'Moon' mission

She gets celestial this time. On Supermoon -- the new album by Marie Daulne, the musical globe-trotter better known as Zap Mama -- the Congolese-Belgian singer wanted to make a personal statement. The title is a reflection of the way she sees herself and the trajectory of her career. The artist isn't trying to be just another star.

"Supermoon is be true to yourself as opposed to being a superstar," Daulne says. "Superstar is a fake reality. There's one moon, which means I'm one, I'm unique. The moon is bigger. The sky is full of stars."


Although Daulne's highly eclectic style has always set her apart, the artist feels her early efforts, including 1994's Grammy-nominated Sabsylma, weren't personal enough.

"This new album was more my experiment," says Daulne, who headlines the 8x10 tonight. "Before, I created songs from situations I'd see around me. Now I feel I can pull from my own life."


And if Supermoon's 11 cuts are any indication, the artist is in a jubilant, optimistic mood. The mostly benevolent songs carry simple, uplifting messages. The music underneath shimmies, sways and sashays through an array of international grooves. Funk, jazz and modern R&B; inform the arrangements. On the new effort, released in August, Daulne's onomatopoeic vocals are overlaid with slick textures and bolstered by heavy beats.

"I'm not thinking of a style of music. It's universal," says the artist, who divides her time between homes in New York City and Belgium. "I'm not limiting myself as a creative person to one genre."

Growing up in Brussels the daughter of a Belgian father and an African mother, Daulne was exposed to various styles of African and European music as well as American pop. In 1984, after studying painting and art history in college, she made a pilgrimage to the Congo, where she was born.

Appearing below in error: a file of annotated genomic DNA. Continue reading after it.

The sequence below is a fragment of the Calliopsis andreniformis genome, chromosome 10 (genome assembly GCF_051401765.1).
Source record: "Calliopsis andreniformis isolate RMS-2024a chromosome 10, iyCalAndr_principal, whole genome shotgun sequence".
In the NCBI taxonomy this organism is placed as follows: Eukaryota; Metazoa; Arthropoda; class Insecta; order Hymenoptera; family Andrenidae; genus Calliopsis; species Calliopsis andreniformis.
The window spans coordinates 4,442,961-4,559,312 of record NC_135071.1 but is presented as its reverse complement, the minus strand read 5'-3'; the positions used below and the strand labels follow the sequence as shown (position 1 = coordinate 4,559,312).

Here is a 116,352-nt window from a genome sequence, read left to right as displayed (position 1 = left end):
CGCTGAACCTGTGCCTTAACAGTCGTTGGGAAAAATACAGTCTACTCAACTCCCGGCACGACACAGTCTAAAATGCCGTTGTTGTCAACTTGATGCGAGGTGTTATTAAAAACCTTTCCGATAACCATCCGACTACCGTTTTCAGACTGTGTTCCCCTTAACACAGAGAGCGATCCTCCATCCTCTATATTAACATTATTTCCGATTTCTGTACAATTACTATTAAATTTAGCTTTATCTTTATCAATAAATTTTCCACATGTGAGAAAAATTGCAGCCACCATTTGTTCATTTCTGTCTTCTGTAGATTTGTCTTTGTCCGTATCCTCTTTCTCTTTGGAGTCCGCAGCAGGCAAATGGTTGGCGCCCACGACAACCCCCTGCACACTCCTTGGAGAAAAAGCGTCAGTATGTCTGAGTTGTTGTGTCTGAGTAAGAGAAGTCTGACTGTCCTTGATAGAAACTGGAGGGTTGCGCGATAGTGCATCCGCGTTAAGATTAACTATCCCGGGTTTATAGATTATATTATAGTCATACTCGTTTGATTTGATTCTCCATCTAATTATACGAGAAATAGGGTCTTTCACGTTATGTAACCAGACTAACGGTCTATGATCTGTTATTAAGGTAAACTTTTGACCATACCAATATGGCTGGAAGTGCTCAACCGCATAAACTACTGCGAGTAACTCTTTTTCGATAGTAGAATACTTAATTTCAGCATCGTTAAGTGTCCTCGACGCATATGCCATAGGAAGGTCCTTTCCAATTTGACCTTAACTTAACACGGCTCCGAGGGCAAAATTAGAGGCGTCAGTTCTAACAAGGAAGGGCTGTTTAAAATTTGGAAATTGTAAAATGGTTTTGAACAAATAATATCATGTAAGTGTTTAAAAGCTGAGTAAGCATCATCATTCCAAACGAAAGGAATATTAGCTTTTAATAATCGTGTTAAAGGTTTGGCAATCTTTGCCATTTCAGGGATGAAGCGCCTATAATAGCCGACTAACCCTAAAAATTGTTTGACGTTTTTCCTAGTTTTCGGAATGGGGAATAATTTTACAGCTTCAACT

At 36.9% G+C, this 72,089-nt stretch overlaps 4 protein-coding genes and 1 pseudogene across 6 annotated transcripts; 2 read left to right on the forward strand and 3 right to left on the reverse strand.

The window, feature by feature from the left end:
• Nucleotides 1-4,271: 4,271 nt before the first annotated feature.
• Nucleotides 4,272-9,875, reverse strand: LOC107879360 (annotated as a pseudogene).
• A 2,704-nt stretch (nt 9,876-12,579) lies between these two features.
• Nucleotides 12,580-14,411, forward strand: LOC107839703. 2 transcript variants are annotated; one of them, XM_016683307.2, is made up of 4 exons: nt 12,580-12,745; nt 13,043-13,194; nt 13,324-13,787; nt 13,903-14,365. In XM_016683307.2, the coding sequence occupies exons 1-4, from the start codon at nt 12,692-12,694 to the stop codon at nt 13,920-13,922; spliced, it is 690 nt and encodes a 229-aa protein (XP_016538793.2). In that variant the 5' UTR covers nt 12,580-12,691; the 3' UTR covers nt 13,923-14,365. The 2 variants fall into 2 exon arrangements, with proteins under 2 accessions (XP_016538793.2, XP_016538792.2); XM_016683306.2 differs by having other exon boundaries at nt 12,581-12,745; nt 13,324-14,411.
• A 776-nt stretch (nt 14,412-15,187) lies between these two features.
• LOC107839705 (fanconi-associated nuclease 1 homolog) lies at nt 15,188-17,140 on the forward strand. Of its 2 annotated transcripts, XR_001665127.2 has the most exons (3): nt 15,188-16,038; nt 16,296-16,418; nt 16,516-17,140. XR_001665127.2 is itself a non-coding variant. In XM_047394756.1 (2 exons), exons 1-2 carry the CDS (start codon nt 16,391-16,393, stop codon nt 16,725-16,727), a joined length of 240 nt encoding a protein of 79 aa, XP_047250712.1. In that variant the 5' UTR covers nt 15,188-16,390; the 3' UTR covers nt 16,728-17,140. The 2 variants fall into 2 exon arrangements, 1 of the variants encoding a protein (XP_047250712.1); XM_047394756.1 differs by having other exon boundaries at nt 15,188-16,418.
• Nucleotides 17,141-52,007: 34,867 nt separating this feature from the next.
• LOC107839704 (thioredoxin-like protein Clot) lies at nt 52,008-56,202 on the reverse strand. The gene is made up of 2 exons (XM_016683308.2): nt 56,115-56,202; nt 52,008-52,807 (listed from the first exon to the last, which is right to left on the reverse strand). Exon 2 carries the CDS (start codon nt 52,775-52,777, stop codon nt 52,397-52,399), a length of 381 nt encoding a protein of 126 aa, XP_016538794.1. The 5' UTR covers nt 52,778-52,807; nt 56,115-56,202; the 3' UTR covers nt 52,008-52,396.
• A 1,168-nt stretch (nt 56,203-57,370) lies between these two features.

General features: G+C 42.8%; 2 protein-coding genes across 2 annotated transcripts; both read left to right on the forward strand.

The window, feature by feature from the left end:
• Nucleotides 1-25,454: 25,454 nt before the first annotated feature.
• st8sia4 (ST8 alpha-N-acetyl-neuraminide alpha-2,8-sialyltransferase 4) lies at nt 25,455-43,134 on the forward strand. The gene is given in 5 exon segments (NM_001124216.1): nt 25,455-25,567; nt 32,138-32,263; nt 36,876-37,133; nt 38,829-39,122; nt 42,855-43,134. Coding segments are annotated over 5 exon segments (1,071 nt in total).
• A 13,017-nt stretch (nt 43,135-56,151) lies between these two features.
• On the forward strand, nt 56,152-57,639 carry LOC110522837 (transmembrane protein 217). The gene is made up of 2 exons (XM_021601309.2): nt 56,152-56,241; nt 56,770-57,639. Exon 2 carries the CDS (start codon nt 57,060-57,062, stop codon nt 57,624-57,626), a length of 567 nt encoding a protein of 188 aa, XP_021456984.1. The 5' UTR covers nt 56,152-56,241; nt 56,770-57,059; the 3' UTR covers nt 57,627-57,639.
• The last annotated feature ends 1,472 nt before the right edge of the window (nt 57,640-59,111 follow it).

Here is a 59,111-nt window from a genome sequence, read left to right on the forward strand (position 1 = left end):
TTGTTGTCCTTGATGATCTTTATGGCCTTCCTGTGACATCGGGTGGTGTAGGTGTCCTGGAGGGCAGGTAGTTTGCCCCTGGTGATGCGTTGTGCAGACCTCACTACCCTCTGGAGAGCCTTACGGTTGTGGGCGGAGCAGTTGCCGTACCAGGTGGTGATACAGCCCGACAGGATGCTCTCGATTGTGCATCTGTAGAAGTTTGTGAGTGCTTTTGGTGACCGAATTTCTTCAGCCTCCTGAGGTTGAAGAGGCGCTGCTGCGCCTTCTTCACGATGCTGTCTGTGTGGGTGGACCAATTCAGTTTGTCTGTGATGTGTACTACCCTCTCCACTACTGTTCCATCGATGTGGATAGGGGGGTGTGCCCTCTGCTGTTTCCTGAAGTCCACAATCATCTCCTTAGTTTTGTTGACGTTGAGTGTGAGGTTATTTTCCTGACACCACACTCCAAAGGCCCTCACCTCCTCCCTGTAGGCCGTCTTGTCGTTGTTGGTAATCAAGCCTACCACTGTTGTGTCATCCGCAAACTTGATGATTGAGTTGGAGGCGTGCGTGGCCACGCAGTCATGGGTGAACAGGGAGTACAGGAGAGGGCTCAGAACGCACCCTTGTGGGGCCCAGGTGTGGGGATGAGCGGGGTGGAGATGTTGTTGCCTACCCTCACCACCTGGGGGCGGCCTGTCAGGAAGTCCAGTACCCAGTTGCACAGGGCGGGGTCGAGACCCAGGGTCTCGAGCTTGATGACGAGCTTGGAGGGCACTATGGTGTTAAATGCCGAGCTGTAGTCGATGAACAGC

There, she studied pygmy culture, particularly the music and vocal techniques. She formed Zap Mama in the early 1990s with four other vocalists and braided much of what she had learned into the group's sound. Three years later, the all-female a cappella quintet released Adventures in Afropea I, its debut on David Byrne's Luaka Bop label. The music fused music of different countries -- Zaire, Tanzania, Syria, France and Spain -- into a vibrant, highly percussive style that thrilled critics.

But on subsequent albums, namely 1997's 7, Zap Mama started mainstreaming its approach, incorporating elements of the R&B; and hip-hop that Daulne loved as a teenager in Brussels. To push the sound even further, Zap Mama (which is pretty much just Daulne these days) has collaborated with other progressive artists. On 1999's A Ma Zone, Daulne shared the mike with Black Thought of the Roots and Speech from Arrested Development. And on her last CD, 2004's Ancestry in Progress, she brought into her exotic mix the sounds of Talib Kweli and Erykah Badu.

"What makes the connection between me and the other artists is the art," says Daulne, who's calling from her New York home. "That is where we meet -- the creativity and the emotions. All of that serves the music."

But on Supermoon, the artist eschews collaborations and focuses on blithe messages of encouragement and metaphorical tales of love. She even folds in rhythmic childhood songs. "Kwenda," one of the CD's danceable highlights, works an old street-game chant into a slightly hip-hopped context.

In the musical world of Zap Mama, no boundaries exist.


"It's all a journey," Daulne says. "I want people to travel through my music. Zap Mama can fit anywhere. There's no musical mission impossible."

See Zap Mama at the 8x10, 10 E. Cross St., at 8 tonight. Tickets are $25 and are available through Ticketmaster by calling 410-547-7328 or visiting